Most successful club owners learned this a long time ago, “Businesses need to adapt, evolve and grow or they die,” says Dan Horan, owner/operator of the Hatfield Athletic Club in Hatfield, PA. “You can't just stay the same and expect your business to remain level. You either grow or you die.”
This doesn't mean that you have to jump on every new trend and hope it's not a “flash in the pan.” However, you do have to be aware of every new potential opportunity and at least consider it. “The most important thing is that you always need to be looking for new ideas, new programs and new equipment,” continues Horan. “You don't always have to implement everything, but you at least have to research it to see if it makes sense for you and if it will help you grow your business.”
Here are what some of the experts are seeing these days in terms of changes and the opportunities that these changes may hold for your business.
“We have been through two years of tough economic times, especially in Silicon Valley and San Francisco,” admits Jill Kinney, the founder and also the director of business development for Club One in San Francisco, which has clubs located in 10 states. “This has caused us to spend more time analyzing our markets and our profitability.” The company learned quite a bit. For one, the average age of its members is 43, which is older than some other clubs. Average member income is about $120,000 a year.
“Most of our members have been involved in health clubs for a number of years, so these are not the deconditioned group,” she continues. They have been cross-training for a number of years (cardiovascular exercise, strength training, flexibility), and moving through a number of different areas of the club.
More recently, though, the company has been finding that its members are becoming much more interested in specialized exercise routines, such as yoga, Pilates and martial arts.
“When they begin to limit themselves to these specialized programs, they want only the very best instructors, and they also want a facility that is perfectly designed for that particular use,” states Kinney.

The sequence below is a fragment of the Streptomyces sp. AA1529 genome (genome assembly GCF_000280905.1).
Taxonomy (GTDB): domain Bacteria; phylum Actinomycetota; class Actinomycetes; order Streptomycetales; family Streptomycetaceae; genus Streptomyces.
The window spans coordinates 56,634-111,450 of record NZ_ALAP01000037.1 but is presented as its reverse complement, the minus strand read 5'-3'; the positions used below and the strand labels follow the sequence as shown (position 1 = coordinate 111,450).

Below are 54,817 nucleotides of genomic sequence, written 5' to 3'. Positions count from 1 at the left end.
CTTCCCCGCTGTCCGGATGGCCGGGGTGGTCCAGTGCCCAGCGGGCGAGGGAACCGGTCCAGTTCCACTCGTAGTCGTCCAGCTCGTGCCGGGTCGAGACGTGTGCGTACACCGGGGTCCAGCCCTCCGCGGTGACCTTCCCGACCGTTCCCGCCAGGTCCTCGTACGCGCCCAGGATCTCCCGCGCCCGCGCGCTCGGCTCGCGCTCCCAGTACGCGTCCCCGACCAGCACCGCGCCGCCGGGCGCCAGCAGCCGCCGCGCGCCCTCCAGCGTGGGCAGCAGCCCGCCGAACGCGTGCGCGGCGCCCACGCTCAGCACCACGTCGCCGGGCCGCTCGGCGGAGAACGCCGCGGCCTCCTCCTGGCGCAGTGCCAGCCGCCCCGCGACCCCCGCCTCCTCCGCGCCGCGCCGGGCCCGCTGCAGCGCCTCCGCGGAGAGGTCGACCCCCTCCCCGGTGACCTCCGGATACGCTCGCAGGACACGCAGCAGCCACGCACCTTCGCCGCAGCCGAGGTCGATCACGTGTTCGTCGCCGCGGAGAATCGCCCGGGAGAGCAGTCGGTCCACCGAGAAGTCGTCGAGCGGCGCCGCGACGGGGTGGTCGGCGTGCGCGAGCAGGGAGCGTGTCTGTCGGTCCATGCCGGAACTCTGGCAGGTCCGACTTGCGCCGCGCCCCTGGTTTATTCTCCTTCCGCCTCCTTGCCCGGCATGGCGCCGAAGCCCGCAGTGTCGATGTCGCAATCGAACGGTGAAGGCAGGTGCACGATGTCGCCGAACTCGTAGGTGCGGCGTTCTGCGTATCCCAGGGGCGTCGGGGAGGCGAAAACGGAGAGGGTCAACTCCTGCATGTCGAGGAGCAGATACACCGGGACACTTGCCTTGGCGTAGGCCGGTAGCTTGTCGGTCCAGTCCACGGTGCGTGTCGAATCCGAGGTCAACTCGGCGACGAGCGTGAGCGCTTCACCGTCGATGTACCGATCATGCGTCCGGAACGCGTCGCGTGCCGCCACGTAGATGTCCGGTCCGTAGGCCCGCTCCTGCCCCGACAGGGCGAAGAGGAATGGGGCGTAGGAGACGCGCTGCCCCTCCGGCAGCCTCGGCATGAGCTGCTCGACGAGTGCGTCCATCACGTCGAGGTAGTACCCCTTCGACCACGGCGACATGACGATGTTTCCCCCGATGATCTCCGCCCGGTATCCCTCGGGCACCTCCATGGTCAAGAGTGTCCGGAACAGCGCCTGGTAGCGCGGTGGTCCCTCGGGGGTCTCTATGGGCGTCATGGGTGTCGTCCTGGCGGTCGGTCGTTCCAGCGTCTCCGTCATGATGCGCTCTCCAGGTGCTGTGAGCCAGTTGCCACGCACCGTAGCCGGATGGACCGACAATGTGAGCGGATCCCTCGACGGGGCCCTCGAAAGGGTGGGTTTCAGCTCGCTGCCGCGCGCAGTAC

She admits that this is creating a dilemma for Club One. “Most of our facilities weren't designed with specialized rooms for martial arts or yoga,” she explains. As a result, now, when it builds new clubs and renovates existing ones, it is building more group exercise studios and specialized studios. As such, the facility will have a studio for martial arts, one for Pilates, one for yoga and then one for general exercise.
“This has also caused us to hire a much larger percentage of our employees in the area of group fitness and also those who are specialists in delivering the programs that people want,” continues Kinney. At the same time, Club One is training its existing staff to be understanding and accepting of everyone's different needs.
“One way we do this is to get them involved in these specialized programs, and a lot of them end up getting hooked on them, too,” she notes.
As a result of expanding into specialized programs, Club One now finds itself competing with what Kinney calls the “mom and pop yoga studios.” “In addition, we are seeing our personal training revenues dip. They are being surpassed by the specialized classes.”
The trend is creating a whole new atmosphere in the clubs, according to Kinney. “Member motivation seems to be different than it was in the past,” she explains. “Instead of coming in on their own and hopping on a treadmill for an hour, people seem to like the idea of meeting in groups on a regular basis, getting to know each other, and having music play in the background.”
In other words, Kinney is finding that more and more of today's club members seem to be looking for something more spiritual and for ways of feeling better, rather than just looking good.
While specific add-on programs such as yoga and martial arts are gaining popularity, they are often being completely overshadowed by a much larger and more significant trend — the increasing demand among members and prospects for wellness programs.
“We started out as a fitness club, then added a wellness component, and this has really done a lot for us,” states Horan. “We can even do physical exams; we have a nurse practitioner on staff under the supervision of an M.D.”
Wellness programs have the ability to attract huge numbers of new members, among them the generally deconditioned, the overweight, seniors and boomers, and even youth.